It was big, about the size of a two-story house. A short cylinder flaring out at the bottom. Three…no, four landing struts. It was setting down. There were windows in the top part of the cylinder. He could see figures moving inside. Then a light shone down one of the landing struts. Stairs. Figures were coming out. People. No, they couldn’t be.

“It began with a closed, deserted diner, and a man too long without sleep to continue his journey. It began with the landing of a craft from another galaxy…Now, David Vincent knows that the invaders are here. That they have taken human form. Somehow he must convince a disbelieving world that the nightmare has already begun.”

The Invaders was an American television show that ran on ABC in 1967-68 and starred Roy Thinnes as David Vincent, a man who had witnessed the landing of an alien spacecraft and learned that their intention was to invade and take over the Earth.

The last bit of narrative above in italics is taken from the opening title sequence and was dramatic as heck to me when I was thirteen years old.

I was reminded of the show when I read a piece of fan fiction earlier this morning, so I decided to recreate that opening for 2017. Below is a YouTube video of the show’s opening sequence. To find out what happens to my version of David Vincent next, read The Hidden.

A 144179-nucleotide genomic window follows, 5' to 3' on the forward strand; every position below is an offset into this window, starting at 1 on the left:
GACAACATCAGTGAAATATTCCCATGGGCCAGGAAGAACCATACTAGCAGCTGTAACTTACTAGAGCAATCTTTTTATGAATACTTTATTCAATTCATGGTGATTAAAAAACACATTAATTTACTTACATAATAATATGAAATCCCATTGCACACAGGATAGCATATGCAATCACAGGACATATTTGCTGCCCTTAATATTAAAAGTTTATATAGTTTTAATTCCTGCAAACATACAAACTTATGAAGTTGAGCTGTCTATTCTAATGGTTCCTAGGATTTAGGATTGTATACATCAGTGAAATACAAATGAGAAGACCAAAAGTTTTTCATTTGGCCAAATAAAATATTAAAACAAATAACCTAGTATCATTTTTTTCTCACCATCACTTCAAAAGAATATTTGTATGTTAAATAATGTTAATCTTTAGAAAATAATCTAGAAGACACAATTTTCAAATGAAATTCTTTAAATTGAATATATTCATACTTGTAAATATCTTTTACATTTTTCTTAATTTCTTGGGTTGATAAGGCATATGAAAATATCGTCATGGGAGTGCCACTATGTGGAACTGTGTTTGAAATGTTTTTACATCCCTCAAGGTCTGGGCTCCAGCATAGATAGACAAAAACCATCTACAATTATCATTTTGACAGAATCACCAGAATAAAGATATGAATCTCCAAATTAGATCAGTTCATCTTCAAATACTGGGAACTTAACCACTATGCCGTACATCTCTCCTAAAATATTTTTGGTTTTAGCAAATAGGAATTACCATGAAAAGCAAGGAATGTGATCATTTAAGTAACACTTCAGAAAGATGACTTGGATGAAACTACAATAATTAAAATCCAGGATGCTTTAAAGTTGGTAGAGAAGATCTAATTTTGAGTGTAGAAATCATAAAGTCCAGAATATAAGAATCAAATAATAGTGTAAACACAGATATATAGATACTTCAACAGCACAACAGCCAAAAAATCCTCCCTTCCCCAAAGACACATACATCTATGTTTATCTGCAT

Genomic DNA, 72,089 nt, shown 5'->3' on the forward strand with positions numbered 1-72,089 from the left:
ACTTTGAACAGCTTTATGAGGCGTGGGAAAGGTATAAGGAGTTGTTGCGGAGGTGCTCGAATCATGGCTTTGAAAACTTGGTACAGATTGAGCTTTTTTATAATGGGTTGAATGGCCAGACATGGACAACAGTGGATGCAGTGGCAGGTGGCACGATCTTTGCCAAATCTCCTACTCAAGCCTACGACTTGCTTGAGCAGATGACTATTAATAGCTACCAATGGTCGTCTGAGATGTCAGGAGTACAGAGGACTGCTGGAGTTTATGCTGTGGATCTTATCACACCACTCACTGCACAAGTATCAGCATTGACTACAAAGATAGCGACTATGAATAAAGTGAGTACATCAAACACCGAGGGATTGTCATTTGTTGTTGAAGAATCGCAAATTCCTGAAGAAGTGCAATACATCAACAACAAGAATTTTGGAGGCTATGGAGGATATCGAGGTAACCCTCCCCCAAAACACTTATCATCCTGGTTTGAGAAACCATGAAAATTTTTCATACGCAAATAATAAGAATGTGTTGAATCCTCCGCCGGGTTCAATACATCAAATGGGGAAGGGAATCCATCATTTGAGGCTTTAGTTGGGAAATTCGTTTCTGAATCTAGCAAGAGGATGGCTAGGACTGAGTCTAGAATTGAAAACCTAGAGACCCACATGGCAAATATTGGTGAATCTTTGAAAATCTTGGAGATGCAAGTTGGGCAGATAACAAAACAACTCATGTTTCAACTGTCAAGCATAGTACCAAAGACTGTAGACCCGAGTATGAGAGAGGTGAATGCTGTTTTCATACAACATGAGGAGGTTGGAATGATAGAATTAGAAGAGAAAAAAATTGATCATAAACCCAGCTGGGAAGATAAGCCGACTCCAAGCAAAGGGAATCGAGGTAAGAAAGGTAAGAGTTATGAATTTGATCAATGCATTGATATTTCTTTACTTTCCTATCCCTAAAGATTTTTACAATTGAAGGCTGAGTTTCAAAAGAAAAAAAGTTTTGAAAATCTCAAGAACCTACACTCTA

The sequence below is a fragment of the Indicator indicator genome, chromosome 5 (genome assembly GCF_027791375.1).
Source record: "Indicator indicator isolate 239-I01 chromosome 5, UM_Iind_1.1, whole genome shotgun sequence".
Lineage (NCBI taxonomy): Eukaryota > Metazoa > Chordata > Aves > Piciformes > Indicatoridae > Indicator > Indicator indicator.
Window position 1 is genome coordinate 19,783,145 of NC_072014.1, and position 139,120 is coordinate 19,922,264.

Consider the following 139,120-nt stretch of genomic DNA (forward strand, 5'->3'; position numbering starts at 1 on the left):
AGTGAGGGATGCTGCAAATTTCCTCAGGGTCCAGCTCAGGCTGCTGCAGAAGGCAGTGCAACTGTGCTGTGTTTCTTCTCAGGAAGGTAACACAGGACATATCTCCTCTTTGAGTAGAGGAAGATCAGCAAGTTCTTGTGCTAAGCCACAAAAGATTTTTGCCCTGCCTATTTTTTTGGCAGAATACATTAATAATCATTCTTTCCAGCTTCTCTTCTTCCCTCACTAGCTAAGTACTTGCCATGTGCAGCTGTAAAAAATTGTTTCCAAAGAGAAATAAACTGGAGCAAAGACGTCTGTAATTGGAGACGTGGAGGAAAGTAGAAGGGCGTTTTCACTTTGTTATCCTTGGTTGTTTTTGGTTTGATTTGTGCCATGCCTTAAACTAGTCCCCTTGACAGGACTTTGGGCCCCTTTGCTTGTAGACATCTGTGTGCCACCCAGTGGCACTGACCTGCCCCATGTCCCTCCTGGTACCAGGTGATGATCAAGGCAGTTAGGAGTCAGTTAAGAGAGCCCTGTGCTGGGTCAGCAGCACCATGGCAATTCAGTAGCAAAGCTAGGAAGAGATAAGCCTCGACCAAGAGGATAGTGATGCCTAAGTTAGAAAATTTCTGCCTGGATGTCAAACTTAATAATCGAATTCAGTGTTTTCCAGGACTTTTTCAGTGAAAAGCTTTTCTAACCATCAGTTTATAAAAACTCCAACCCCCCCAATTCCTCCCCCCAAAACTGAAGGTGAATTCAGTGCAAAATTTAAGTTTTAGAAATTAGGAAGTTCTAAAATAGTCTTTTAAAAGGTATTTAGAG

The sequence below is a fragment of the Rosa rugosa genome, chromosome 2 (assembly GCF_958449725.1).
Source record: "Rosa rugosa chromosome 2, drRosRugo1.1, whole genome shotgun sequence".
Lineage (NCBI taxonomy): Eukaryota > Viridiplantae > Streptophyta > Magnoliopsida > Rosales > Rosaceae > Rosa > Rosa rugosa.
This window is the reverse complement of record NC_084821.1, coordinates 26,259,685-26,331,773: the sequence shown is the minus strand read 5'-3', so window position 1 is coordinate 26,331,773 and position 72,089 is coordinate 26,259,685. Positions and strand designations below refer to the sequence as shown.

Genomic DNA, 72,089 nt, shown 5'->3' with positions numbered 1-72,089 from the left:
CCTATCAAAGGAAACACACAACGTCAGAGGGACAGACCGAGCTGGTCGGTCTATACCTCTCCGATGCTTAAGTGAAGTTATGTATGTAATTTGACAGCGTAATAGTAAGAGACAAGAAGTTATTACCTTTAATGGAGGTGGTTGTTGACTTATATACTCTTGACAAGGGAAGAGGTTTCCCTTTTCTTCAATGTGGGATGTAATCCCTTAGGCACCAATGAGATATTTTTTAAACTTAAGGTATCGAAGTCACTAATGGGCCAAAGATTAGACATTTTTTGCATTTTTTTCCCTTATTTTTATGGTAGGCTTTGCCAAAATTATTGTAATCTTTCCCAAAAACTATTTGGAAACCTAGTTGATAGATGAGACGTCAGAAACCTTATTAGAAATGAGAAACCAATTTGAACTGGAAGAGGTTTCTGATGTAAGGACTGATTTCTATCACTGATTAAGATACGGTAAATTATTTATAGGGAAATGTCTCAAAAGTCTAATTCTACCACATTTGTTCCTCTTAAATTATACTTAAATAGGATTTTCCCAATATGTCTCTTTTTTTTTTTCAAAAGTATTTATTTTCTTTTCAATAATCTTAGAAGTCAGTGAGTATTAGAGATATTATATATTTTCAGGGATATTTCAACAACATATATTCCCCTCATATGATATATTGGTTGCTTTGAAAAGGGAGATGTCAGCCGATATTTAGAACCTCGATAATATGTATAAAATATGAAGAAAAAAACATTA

The Pilot Episode of “Supergirl” : A Retro Review

supergirlNow that the television series Supergirl has moved to the CW from CBS, giving it a second chance at life and a second season, I thought I’d dust off my review of the series pilot, which I wrote last year for another blog.

I hadn’t originally intended on watching the pilot episode of Supergirl starring Melissa Benoist in the title role, but it was online, it was free, so I figured, what the heck. I didn’t expect to like it all that much, but I was curious how CBS was going to adapt decades of Superman and Supergirl canon. My reaction is mixed.

I’ve read a few of the other reviews of the pilot, both before and after I saw the episode, and they range from “good but not perfect” to “triumph for everyone wanting a strong female hero for a change”. You can see examples at Yahoo News, IGN, The Mary Sue, and The Los Angeles Times.